Ash, J. and Anderson, B. and Gordon, R. and Langley, P. (2018) 'Digital interface design and power : friction, threshold, transition.', Environment and planning D : society and space., 36 (3). pp. 1136-1153.
This paper draws upon the example of High-Cost Short-Term Credit products accessed via digital interfaces and devices to examine practices of interface design and the operation of digitally mediated power. Utilising interviews with High-Cost Short-Term Credit website designers and users of these products, the paper shows how these interfaces are designed and tested to manage frictions: practical, affective or emotional contestations that interrupt or stop users from applying for these products and entering into credit and debt. We suggest that the key role of interface design is to manage these frictions by guiding action in such a way to minimise negative affective states at key thresholds of the application process. The management of friction is enabled by practices of data-driven design, where the contingency of human response is engineered through analytics in order to increase rates of application. Working through the example of High-Cost Short-Term Credit, the paper complicates a notion of control as a smooth or automatic operation of power, instead emphasising the necessity of both continuity and discontinuity as key to modulating action in a digital age. To understand the specificity of interface interactions and move beyond existing work on control, we offer a vocabulary of friction, thresholds and transitions.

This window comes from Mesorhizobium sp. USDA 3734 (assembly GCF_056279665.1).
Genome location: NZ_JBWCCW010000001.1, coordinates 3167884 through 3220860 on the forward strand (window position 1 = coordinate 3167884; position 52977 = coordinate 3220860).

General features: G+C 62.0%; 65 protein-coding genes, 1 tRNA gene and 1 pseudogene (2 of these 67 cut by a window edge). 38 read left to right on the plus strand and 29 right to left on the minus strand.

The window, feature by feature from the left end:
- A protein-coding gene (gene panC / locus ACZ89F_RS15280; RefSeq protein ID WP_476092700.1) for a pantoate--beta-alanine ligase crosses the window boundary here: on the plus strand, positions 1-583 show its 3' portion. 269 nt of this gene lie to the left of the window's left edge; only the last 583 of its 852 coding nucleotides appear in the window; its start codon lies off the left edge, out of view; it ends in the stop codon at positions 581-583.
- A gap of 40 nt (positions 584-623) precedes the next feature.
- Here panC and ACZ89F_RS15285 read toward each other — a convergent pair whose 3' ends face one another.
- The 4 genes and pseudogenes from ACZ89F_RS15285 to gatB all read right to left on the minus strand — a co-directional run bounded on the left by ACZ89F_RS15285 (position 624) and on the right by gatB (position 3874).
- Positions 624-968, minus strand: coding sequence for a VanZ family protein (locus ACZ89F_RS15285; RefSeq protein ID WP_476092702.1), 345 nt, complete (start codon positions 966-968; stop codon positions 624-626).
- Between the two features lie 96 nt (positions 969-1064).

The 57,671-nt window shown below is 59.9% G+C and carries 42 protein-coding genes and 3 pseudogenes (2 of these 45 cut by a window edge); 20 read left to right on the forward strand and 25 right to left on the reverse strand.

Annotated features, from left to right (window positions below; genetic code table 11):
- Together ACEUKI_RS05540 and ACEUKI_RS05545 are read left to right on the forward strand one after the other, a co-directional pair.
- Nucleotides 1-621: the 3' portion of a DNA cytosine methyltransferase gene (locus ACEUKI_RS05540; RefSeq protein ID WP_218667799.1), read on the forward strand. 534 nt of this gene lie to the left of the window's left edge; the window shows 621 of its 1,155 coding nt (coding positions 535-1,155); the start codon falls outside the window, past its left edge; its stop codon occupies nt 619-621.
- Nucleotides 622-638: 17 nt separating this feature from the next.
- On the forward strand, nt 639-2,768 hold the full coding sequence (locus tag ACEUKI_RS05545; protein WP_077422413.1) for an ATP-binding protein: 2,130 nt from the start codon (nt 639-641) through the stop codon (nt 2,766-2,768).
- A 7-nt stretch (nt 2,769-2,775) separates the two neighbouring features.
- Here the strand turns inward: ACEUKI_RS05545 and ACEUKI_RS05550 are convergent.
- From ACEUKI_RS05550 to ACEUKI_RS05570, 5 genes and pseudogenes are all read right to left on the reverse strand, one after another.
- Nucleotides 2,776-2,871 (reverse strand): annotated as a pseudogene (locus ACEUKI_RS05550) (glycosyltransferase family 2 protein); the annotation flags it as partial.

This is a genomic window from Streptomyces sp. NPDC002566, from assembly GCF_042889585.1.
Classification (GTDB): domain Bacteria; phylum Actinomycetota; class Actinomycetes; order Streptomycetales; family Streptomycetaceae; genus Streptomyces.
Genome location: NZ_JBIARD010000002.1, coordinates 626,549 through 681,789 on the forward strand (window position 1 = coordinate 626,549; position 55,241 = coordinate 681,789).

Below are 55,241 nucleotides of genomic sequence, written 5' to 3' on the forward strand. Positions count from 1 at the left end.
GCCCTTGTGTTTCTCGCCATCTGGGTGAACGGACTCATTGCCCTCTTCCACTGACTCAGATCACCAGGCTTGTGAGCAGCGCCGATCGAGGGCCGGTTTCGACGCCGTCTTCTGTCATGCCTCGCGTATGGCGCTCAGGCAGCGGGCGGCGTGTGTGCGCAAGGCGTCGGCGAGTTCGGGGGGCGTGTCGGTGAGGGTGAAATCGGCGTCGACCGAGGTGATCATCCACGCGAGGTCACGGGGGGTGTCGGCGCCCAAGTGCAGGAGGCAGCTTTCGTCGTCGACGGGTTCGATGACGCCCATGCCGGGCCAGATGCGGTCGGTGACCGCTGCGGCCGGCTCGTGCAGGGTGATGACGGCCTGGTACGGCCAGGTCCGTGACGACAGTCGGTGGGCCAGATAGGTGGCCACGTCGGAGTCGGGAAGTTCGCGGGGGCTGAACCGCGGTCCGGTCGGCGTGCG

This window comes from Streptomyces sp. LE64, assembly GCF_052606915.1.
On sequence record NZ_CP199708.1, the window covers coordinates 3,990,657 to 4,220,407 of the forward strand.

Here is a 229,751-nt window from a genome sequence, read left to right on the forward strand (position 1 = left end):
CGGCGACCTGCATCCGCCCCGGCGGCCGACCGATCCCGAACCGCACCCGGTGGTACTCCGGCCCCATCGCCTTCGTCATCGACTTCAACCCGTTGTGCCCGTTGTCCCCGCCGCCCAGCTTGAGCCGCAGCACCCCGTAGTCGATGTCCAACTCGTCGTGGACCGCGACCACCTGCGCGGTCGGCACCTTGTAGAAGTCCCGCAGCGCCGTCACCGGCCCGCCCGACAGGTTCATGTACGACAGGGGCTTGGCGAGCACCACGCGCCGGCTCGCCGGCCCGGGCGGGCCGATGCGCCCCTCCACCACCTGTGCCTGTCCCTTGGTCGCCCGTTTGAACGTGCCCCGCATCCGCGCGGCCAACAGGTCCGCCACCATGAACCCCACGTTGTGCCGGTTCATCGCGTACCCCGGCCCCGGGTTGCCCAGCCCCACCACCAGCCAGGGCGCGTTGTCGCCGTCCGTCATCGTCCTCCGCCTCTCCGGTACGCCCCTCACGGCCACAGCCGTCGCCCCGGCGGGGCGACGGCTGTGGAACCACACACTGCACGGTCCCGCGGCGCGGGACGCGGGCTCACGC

|Full text:||(AM) Accepted Manuscript|
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|Publisher Web site:||https://doi.org/10.1177/0263775818767426|
|Publisher statement:||Ash, J., Anderson, B., Gordon, R. & Langley, P. (2018). Digital Interface Design and Power: Friction, Threshold, Transition. Environment and Planning D: Society and Space 36(3): 1136-1153 https://doi.org/10.1177/0263775818767426 Copyright © 2018 The Author(s). Reprinted by permission of SAGE Publications|
|Date accepted:||24 February 2018|
|Date deposited:||03 April 2018|
|Date of first online publication:||13 April 2018|
|Date first made open access:||03 April 2018|
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